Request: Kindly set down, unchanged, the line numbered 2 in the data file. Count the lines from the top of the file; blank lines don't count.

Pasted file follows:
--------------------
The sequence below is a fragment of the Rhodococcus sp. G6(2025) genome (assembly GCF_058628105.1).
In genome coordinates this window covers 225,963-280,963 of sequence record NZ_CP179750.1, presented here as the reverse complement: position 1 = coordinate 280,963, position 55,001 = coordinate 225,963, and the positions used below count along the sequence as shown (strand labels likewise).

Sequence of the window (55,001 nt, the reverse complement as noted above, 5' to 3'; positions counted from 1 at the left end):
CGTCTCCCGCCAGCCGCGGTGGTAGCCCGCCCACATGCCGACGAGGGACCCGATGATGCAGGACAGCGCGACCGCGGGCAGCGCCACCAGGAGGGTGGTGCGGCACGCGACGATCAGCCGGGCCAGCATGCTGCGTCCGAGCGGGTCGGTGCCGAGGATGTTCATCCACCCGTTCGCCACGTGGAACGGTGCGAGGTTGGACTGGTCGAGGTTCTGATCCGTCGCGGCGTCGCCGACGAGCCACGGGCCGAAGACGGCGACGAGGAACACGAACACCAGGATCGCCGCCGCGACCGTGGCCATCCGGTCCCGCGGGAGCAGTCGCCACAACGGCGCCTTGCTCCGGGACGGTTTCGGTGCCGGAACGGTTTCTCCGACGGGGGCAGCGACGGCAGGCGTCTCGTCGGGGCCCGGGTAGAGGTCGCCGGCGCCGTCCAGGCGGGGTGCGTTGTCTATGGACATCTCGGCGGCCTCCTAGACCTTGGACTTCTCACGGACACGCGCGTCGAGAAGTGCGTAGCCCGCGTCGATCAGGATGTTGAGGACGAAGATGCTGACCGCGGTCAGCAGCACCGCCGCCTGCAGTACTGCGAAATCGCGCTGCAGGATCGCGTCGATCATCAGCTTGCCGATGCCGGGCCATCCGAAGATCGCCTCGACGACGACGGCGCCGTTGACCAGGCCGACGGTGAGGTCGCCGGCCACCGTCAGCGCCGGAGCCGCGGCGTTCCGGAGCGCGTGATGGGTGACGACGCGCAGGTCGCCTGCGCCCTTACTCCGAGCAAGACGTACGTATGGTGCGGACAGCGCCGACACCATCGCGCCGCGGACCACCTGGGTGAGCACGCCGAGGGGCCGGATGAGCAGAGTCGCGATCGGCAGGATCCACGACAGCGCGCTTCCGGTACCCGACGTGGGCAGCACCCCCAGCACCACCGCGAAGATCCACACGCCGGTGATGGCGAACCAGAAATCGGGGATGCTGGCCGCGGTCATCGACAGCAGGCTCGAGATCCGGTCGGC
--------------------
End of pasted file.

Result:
In genome coordinates this window covers 225,963-280,963 of sequence record NZ_CP179750.1, presented here as the reverse complement: position 1 = coordinate 280,963, position 55,001 = coordinate 225,963, and the positions used below count along the sequence as shown (strand labels likewise).